New York Post
  • Bestselling author, chef, and TV star Marcus Samuelsson has put together 150 recipes that celebrate contemporary Black cooking. It’s about time more Black cooks and creators are recognized in the American culinary world...It’s more than a cookbook — it’s a celebration.

  • This gorgeous book is part history lesson, part stirring memoir with generous helpings of love for Black chefs, authors, scholars and food industry leaders who are living proof that Black Food Matters.—Forbes
  • The Rise is a cookbook for our times, one that elevates awareness and brings a feast of delicious dishes to home cooks everywhere.—The Amazon Book Review
  • ...A fascinating, deeply researched journey into the primary role that Black foodways plays in American cooking. Readers are introduced to a rich talent pool of contemporary Black chefs, and their diverse work comes alive in nearly 150 recipes. It's the kind of cookbook that's equally at home on the nightstand and in the kitchen.—Star Tribune
  • A journey through food and history that will leave hearts (and bellies) full. No reservation required.—Bloomberg
  • In The Rise, Marcus Samuelsson gathers food, culture and history to highlight the diverse deliciousness of Black cooking.—Taste of Home
  • ...A book that's unlike any other.—5280 Denver

On Sale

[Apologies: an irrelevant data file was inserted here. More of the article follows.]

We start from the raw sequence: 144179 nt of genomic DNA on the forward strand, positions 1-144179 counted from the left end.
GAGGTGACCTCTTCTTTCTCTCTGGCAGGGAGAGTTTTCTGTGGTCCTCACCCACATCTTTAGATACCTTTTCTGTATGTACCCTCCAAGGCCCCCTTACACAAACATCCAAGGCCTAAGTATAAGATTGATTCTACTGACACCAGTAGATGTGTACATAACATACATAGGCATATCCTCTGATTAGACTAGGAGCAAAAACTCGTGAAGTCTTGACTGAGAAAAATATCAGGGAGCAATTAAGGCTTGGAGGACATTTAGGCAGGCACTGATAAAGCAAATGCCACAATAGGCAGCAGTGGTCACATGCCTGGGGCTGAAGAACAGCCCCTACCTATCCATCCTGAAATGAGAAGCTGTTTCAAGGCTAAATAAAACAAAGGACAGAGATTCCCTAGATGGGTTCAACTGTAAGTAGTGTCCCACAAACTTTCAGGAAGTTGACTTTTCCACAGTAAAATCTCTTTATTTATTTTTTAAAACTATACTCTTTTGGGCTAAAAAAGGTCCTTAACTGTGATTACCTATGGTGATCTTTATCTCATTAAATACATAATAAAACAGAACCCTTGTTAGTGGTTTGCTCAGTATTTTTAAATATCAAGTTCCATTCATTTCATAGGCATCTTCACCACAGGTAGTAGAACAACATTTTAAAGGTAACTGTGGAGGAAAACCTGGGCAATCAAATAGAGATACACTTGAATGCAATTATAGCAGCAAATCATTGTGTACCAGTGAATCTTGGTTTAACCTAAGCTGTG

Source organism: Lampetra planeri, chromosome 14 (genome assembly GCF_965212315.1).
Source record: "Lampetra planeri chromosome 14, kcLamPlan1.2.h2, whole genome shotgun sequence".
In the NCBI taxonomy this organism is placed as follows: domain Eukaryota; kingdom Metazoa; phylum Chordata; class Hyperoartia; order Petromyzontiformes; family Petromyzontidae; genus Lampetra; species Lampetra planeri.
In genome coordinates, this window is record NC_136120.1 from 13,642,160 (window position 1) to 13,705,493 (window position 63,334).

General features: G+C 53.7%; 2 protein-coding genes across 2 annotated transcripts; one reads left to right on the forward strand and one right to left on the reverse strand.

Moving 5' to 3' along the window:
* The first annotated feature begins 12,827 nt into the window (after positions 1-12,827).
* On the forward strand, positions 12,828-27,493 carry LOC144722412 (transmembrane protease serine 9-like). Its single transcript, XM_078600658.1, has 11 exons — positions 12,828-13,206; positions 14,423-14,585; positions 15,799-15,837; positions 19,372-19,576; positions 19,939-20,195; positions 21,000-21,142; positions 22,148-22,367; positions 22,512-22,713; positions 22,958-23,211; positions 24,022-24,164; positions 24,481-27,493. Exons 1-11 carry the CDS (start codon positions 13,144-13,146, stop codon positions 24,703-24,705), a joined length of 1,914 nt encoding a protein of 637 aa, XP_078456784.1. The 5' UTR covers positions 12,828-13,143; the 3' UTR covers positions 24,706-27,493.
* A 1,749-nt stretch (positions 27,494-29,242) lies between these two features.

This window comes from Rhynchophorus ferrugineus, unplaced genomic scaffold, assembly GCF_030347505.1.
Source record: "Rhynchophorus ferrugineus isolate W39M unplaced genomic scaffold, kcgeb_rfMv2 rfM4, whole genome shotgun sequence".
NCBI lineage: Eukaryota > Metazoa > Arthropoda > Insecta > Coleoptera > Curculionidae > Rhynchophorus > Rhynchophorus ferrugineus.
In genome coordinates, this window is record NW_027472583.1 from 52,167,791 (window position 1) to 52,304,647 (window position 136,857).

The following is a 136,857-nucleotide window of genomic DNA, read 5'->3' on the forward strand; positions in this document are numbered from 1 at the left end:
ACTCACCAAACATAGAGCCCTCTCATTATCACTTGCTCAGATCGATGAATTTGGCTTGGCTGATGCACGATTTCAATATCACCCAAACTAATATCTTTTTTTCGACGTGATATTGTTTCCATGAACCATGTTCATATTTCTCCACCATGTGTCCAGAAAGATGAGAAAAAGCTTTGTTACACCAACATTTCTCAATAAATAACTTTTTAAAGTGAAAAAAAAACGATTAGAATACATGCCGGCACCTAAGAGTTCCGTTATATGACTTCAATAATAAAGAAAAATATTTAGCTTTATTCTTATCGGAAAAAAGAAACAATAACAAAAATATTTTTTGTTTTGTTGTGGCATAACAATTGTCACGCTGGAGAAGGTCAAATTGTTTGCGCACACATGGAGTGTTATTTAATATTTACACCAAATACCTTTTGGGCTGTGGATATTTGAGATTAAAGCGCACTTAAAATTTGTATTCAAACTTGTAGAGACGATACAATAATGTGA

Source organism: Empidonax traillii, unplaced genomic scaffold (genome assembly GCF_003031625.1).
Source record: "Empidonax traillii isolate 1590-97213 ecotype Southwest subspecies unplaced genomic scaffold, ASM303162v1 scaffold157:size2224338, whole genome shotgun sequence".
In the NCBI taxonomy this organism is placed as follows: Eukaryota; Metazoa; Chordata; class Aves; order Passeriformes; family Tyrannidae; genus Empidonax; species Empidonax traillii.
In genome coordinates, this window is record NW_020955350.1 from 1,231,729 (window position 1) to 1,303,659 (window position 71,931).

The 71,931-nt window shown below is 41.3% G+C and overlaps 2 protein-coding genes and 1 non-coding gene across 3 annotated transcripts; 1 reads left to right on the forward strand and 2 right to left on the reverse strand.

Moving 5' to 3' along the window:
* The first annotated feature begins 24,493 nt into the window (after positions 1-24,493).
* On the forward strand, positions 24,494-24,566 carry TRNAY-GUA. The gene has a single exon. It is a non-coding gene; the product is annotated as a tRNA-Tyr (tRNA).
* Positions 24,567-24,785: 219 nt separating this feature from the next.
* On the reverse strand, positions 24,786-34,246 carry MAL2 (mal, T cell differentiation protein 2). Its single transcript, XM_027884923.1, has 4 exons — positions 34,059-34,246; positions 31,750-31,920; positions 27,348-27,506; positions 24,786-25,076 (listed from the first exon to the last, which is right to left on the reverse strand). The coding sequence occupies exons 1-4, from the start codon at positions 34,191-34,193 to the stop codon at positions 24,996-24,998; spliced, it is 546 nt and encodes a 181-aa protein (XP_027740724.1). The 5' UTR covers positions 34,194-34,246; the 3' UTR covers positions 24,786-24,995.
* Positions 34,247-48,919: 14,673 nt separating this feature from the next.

Oct 27, 2020
Page Count
336 pages

Marcus Samuelsson

About the Author

Marcus Samuelsson is the acclaimed chef behind many restaurants worldwide. He has won multiple James Beard Foundation awards for his work as a chef and as host of No Passport Required, his public television series with Vox/Eater. Samuelsson was crowned champion of Top Chef Masters and Chopped All Stars, and was the guest chef for President Obama’s first state dinner. A committed philanthropist, Samuelsson is co-chair of Careers through Culinary Arts Program (C-CAP), which focuses on underserved youth. Author of several cookbooks in addition to the NewYork Times bestselling memoir Yes, Chef, Samuelsson also co-produces the annual Harlem EatUp! festival, which celebrates the food, art, and culture of Harlem. During the COVID-19 pandemic, Samuelsson converted his restaurants Red Rooster Harlem, Marcus B&P in Newark, and Red Rooster Overtown in Miami into community kitchens in partnership with World Central Kitchen, serving well over 150,000 meals to those in need. Follow him on Instagram, Facebook, and Twitter at @MarcusCooks.